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The United States, with its abundant supplies of natural gas, would seem to have an easy answer to Europe’s fears that a strong response to Russia’s rapid takeover of Ukraine’s Crimea region could prompt Vladimir Putin to shut down gas lines that keep European homes warm, factories humming and electricity flowing.
Trouble is: Right now, there’s no way to get meaningful American supplies across the Atlantic Ocean.
Turning U.S. natural gas into liquefied natural gas (LNG), a process that makes the fuel transportable by ship, is very expensive. Beyond that, the U.S. government has — until recently — been stingy with permits to build those facilities. And regulations make it difficult to sell U.S. gas to nations that aren’t in free-trade compacts with Washington.
That’s not good news for Europeans, who are dependent on Russia for at least 30 percent of its natural gas. Consequently, Europe’s reaction to the Russian seizure of Ukraine’s semiautonomous Crimea, though noisy, has little teeth.
Moscow already has a history of cutting some supplies to Europe. In 2009, Europeans shivered through part of the cold winter because Moscow turned the taps off in a dispute with Ukraine over the price of gas. Some of the pipelines carrying Russian gas pass through Ukraine. And Ukraine once again is in hock to Moscow for $1.89 billion in gas bills.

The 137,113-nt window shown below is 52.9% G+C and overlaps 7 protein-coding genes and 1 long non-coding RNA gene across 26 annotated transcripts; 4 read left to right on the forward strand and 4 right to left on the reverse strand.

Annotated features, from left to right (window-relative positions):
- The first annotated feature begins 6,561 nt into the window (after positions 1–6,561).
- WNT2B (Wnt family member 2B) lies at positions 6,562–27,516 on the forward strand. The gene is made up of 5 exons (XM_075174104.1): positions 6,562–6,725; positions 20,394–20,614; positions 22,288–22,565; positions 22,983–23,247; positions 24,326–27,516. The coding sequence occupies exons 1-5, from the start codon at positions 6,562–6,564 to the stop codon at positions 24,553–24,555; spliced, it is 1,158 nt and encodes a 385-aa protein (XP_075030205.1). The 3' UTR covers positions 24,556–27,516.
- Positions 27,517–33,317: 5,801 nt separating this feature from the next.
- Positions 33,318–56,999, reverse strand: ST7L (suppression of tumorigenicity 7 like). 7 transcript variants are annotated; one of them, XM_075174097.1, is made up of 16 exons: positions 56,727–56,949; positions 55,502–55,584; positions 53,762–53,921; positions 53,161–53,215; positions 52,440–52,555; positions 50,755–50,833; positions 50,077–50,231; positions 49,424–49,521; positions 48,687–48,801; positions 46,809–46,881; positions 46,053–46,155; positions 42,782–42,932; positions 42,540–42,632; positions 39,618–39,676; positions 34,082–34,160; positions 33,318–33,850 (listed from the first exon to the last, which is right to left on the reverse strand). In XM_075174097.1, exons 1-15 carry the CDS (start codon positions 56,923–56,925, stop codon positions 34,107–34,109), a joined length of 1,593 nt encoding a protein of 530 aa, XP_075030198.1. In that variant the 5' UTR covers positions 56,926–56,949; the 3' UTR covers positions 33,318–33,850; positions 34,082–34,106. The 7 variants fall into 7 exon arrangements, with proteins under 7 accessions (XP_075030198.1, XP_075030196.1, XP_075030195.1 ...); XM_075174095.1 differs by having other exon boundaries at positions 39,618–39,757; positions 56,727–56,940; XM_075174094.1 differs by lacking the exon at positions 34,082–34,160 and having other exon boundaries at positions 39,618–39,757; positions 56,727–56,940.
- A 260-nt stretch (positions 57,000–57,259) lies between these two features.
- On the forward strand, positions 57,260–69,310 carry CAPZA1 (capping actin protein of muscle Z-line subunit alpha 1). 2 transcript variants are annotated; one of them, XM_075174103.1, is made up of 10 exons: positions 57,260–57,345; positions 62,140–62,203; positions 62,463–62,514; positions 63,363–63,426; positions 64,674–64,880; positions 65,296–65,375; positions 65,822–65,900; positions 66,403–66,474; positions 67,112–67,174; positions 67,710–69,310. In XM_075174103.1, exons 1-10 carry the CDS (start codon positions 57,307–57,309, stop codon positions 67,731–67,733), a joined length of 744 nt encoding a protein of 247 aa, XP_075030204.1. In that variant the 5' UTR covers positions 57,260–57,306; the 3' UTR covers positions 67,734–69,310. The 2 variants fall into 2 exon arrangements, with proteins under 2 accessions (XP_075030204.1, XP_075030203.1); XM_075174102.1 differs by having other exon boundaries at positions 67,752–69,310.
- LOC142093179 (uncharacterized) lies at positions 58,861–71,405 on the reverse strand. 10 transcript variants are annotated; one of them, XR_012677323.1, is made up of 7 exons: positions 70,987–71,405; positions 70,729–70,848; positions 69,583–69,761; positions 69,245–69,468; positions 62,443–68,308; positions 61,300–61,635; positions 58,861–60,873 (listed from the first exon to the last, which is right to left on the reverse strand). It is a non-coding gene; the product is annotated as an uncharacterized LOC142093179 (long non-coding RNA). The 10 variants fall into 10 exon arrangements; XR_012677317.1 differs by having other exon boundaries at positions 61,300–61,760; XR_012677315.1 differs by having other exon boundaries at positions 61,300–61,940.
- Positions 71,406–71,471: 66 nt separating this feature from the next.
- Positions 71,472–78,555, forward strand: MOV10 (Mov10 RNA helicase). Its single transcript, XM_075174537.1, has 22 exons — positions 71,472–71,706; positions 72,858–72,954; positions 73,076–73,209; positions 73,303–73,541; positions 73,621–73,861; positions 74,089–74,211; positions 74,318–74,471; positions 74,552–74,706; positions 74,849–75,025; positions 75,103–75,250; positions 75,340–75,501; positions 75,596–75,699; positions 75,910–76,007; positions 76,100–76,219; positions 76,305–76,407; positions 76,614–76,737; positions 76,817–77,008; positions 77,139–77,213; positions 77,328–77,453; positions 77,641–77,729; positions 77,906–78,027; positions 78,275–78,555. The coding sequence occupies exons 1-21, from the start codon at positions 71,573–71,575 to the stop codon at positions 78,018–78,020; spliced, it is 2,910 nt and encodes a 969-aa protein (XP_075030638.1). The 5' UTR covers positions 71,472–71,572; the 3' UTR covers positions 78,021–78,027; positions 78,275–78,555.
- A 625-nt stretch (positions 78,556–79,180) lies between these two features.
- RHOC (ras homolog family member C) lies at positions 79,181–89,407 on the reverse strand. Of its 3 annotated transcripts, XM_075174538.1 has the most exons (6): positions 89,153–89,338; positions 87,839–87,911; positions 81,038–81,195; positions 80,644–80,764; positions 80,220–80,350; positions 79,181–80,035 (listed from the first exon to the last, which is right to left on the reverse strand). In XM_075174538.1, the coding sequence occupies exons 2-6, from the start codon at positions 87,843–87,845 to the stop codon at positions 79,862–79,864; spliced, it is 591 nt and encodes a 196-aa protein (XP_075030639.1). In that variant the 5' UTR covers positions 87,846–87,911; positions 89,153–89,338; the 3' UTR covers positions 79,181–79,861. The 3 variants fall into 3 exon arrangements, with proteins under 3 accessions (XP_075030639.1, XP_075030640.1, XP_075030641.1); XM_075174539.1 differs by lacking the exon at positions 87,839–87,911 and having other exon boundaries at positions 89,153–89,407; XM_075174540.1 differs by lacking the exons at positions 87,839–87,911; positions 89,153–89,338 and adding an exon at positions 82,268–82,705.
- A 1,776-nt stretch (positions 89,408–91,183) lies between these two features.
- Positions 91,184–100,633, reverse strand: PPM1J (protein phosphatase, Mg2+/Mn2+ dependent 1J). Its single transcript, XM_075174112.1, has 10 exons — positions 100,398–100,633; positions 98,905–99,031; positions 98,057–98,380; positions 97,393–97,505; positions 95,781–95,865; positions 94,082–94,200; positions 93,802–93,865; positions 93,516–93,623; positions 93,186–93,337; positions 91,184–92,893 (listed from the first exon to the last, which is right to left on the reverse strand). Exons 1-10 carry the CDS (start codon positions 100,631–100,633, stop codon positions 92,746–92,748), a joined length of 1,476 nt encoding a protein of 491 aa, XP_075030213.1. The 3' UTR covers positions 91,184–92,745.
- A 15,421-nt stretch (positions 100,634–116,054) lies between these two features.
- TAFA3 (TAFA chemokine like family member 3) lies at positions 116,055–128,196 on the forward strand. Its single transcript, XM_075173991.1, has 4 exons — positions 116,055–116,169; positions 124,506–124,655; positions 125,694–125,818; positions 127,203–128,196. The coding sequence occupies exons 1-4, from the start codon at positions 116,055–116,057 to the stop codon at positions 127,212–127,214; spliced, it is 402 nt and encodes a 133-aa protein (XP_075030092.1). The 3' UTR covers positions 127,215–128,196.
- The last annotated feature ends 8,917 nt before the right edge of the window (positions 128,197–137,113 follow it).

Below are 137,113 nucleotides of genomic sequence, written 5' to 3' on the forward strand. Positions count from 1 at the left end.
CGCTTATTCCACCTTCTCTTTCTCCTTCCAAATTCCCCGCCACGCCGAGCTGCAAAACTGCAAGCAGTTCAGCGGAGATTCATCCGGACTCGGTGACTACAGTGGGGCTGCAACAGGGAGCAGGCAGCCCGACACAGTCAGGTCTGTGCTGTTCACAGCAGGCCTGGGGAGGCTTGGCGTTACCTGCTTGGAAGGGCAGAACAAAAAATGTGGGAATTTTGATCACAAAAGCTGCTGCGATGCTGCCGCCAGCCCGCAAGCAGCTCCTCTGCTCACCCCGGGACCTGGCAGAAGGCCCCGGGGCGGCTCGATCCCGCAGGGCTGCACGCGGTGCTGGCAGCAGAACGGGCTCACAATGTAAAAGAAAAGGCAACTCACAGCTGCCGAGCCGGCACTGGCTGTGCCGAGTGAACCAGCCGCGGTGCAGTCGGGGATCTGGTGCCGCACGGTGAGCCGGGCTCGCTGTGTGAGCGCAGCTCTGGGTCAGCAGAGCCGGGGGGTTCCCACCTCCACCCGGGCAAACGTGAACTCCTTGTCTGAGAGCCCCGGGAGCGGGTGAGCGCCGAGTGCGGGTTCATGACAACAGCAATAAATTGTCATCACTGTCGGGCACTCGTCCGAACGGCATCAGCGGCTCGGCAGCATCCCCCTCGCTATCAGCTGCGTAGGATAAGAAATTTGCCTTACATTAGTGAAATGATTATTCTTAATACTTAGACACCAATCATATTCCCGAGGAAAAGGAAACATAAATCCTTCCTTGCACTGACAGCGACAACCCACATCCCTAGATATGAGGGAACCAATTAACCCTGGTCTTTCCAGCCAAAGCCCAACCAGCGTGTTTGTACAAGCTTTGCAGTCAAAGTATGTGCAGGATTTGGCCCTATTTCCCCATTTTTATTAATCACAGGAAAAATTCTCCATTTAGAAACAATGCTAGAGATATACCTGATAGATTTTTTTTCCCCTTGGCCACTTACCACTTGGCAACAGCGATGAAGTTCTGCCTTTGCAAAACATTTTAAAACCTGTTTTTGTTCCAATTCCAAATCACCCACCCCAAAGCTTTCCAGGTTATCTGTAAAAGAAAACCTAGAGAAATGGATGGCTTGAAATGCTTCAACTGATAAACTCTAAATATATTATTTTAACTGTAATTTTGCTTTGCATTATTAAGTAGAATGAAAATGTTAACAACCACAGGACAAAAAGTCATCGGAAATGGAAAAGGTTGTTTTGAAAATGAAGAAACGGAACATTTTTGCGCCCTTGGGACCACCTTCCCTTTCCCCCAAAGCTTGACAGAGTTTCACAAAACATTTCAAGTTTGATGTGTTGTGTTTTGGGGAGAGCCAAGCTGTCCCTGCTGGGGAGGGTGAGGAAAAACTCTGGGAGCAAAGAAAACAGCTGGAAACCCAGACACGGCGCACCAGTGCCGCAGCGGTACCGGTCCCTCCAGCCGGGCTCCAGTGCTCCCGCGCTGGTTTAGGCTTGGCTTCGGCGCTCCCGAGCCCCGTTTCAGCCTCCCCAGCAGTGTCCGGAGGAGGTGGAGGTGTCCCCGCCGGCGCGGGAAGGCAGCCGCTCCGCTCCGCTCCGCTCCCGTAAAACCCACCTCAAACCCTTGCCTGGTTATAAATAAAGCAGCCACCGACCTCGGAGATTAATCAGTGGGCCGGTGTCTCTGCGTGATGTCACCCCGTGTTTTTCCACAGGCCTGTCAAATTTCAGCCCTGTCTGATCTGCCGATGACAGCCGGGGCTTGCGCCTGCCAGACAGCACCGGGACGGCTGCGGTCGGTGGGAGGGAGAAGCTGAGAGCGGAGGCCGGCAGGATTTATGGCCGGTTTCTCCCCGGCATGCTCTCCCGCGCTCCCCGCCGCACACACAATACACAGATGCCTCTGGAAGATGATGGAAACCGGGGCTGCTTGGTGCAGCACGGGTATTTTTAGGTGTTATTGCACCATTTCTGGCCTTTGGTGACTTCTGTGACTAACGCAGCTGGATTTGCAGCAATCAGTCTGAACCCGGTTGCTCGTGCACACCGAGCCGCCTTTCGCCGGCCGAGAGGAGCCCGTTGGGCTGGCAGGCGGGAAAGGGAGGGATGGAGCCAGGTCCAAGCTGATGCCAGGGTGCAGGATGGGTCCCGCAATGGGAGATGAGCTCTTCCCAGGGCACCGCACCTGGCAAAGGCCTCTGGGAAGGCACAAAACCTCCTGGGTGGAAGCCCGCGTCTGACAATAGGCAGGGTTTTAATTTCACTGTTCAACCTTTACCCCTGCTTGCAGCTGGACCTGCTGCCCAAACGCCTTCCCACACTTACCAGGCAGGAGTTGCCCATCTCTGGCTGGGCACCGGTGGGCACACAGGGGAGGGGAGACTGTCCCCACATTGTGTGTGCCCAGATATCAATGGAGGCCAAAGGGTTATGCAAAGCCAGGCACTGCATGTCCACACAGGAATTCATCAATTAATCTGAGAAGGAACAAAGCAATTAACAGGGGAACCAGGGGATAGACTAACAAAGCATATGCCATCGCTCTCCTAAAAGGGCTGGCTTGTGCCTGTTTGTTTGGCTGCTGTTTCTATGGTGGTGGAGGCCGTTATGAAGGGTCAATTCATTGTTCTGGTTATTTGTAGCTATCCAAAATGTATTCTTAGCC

European dependence on Russian gas no doubt played into Kremlin leader Putin’s calculus when his forces took control of the Crimean Peninsula, home to Moscow’s Black Sea fleet and 60 percent populated by ethnic Russians. Natural gas is Russia’s trump card.
And though U.S. gas supplies might have given Putin pause before he initiated the current crisis, he knew the United States could not quickly make up any shortages.
The crisis in Ukraine is expected to drag on even after Crimea’s status is resolved, and Europe could be waiting a while for new exports of liquefied natural gas from the U.S. The first are not expected until late 2015 from a Louisiana facility. President Barack Obama’s Energy Department has approved only six LNG export applications in the past four years. All of those, aside from the Louisiana operation, aren’t likely to be in operation until 2017.